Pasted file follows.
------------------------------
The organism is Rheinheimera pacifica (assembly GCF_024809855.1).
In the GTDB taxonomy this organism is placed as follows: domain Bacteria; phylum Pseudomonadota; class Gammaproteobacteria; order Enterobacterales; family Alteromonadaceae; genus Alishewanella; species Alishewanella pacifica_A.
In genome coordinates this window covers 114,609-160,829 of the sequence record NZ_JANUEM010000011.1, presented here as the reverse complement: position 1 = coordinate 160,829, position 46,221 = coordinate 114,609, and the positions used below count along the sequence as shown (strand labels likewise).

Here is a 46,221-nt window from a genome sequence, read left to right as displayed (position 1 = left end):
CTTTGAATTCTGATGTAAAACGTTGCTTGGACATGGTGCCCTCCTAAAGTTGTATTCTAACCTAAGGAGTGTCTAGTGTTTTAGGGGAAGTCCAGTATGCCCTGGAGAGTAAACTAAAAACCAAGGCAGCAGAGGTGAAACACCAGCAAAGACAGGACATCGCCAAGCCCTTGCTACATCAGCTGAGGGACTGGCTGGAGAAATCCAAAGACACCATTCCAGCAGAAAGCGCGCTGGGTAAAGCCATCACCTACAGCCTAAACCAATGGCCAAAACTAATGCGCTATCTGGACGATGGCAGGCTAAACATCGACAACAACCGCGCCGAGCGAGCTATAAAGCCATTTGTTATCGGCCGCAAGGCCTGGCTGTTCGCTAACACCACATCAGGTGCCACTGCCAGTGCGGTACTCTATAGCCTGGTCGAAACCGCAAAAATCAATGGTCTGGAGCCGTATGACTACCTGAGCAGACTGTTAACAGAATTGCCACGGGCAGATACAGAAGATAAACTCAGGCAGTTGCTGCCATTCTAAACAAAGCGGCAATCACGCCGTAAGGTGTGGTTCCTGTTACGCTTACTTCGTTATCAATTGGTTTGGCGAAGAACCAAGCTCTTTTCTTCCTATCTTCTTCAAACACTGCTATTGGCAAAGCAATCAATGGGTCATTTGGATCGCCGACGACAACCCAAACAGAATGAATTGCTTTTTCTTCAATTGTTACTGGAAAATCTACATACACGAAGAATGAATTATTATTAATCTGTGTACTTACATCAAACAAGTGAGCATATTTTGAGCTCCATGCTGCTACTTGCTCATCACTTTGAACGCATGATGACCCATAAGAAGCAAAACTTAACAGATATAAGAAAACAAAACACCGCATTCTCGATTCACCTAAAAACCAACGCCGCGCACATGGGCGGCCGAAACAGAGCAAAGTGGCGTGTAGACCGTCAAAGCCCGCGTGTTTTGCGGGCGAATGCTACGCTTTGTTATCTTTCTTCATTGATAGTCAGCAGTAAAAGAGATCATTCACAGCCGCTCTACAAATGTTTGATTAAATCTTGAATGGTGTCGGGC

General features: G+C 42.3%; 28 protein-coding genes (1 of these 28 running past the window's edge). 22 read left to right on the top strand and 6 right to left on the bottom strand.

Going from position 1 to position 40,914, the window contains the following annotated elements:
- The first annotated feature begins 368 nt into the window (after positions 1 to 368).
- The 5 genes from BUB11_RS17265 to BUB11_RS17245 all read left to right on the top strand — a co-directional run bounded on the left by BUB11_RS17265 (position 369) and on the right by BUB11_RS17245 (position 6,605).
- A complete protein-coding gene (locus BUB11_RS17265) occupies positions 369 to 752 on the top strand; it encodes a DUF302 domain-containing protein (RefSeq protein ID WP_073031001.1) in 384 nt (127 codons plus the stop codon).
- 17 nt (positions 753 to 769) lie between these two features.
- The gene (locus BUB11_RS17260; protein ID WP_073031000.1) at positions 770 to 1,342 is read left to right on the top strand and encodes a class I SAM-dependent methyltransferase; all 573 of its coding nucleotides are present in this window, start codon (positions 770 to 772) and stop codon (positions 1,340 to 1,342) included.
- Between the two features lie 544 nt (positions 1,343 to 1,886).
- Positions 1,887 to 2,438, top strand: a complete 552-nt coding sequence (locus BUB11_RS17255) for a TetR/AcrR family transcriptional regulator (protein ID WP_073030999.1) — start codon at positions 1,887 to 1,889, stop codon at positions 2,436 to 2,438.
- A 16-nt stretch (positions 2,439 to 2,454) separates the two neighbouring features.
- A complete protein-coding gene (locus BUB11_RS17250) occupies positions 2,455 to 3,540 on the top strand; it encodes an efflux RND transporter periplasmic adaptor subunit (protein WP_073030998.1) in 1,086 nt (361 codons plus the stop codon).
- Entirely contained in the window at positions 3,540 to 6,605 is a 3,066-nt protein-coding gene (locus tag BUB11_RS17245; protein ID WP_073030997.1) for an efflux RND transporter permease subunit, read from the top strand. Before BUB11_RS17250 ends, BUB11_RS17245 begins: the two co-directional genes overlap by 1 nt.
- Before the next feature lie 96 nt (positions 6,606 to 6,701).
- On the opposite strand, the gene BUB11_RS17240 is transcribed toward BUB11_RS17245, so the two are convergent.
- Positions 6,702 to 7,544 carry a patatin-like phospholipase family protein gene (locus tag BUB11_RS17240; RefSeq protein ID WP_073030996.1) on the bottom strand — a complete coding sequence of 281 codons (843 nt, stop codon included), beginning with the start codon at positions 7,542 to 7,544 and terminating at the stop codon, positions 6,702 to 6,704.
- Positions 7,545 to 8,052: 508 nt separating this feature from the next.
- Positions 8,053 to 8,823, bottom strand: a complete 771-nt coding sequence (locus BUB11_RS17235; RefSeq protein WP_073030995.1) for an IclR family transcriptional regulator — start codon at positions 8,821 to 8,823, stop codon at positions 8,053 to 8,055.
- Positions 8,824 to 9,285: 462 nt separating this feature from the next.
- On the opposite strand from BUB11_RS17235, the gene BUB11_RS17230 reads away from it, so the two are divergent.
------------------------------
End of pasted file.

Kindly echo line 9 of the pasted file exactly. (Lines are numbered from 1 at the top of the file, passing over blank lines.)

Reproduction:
- The 5 genes from BUB11_RS17265 to BUB11_RS17245 all read left to right on the top strand — a co-directional run bounded on the left by BUB11_RS17265 (position 369) and on the right by BUB11_RS17245 (position 6,605).